Marketplace’s Chris Farrell: This Is the One Investment That Always Pays Off

Chris Farrell is a financial columnist and a senior economics contributor at Marketplace, a nationally syndicated public radio program that discusses business and the economy. He has also published five books on personal finance and the economy.

Recognized by GOBankingRates as a Top Money Expert, here Farrell weighs in on what investments to make in an uncertain market and how to ignore what you cannot control when it comes to your finances.

Want to vote for Chris as your favorite money expert? Click here and go to his expert page.

What do most people not know about investing that you wish they knew?

First, that the essence of investing is uncertainty. How confident are you about the trajectory of the stock market over the coming year, let alone the next 10 years? Knowing that surprise is inevitable with markets, putting money into a portfolio that matches the performance of an index like the S&P 500 is cheap, simple, and savvy. Investors in equity index funds consistently outperform most professional stock pickers. Among the biggest attractions of broad-based index funds is very low fees compared to actively managed funds. You’re not paying money managers to beat the market which, experience and market history show, is difficult to do over time.

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Second, diversification pays, especially considering that investors can’t escape uncertainty about future asset returns. As Don Quixote de la Mancha put it: “Tis the part of a wise man to keep himself today for tomorrow, and not venture all his eggs in one basket.”

I’m a Self-Made Millionaire: These Are the 6 Investments Everyone Should Make During an Economic Downturn

What should everyone be doing to build their wealth, no matter how much money they currently have?

The bedrock insights of personal finance include: save often, keep fees low, prepare for the unexpected, invest in learning and create a margin of financial safety. These ideas have been honed over centuries of dealing with financial uncertainty and upheaval. The principles seem easy enough, but they’re often hard to follow in practice. Life is complicated and messy.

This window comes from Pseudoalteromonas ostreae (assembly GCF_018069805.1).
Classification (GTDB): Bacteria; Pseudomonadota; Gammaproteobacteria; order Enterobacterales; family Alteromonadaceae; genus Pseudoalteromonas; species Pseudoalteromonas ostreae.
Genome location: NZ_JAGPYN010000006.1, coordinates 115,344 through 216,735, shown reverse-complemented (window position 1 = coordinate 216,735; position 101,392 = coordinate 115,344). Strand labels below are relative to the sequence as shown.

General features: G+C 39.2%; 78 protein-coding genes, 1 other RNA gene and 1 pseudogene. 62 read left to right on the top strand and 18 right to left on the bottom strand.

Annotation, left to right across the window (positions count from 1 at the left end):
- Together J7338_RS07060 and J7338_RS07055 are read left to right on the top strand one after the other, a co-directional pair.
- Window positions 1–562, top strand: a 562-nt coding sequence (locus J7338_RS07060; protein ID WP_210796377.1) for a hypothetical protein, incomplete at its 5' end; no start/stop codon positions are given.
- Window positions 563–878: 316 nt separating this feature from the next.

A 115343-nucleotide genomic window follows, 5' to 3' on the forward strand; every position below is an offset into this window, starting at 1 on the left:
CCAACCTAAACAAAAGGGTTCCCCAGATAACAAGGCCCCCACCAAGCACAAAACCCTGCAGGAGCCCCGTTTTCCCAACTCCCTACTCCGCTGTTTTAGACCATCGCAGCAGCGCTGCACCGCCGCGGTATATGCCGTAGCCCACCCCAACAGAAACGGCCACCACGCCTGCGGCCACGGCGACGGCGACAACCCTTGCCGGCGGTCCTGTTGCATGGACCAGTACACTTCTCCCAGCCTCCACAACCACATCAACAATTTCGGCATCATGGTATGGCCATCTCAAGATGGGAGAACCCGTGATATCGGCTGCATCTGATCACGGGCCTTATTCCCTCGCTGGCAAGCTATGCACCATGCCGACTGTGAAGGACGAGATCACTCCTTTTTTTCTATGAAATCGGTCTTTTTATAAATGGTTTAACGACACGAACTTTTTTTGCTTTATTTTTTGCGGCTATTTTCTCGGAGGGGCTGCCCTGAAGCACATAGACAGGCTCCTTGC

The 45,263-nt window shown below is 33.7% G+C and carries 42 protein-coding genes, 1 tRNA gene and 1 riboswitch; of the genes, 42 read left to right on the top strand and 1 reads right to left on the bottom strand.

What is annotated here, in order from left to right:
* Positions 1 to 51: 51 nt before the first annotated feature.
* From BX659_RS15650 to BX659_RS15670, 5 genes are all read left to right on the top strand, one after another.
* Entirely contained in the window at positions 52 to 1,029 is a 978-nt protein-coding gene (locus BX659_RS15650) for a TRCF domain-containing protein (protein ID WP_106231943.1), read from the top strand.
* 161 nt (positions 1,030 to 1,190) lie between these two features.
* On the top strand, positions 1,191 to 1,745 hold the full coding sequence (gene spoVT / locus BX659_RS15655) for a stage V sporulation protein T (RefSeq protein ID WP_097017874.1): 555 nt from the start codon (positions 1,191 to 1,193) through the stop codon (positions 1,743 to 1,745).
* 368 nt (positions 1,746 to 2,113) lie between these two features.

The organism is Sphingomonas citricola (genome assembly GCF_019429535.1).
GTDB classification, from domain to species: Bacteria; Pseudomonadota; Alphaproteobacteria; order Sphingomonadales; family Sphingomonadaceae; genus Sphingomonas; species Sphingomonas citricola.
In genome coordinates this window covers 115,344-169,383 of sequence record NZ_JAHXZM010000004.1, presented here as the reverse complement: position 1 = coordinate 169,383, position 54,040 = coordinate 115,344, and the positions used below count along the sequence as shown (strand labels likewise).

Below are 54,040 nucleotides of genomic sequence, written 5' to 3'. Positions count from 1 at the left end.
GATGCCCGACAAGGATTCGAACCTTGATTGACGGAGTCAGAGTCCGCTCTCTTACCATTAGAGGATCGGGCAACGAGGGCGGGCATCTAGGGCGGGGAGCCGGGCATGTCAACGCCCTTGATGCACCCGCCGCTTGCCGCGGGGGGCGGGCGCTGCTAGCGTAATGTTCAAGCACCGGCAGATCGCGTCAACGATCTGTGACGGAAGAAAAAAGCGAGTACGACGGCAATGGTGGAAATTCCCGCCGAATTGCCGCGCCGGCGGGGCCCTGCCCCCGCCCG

That said, the best way to get your financial bearings in uncertain times is to ignore what you can’t control, like the direction of the stock market and the economy. Put away all the forecasts. Instead, focus on what you can control. That starts with creating a budget no matter what you earn. You’ll learn where your money is going and where you might need to make some adjustments. From that practical base of knowledge, you can make plans to get to where you want to be despite economic and market uncertainty.

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I would also expand the definition of investment. Too much of the conversation revolves around the markets. Nothing wrong with investing in stocks, real estate, and fixed-income securities. But your valuable asset in good times and bad is your network — family, friends, good colleagues and people you respect. Invest in your network. They’ll help you find a job if you get laid off and they’ll work with you to advance your career. Investments in job skills and education can also pay off big.

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Jaime Catmull contributed to the reporting for this article. 

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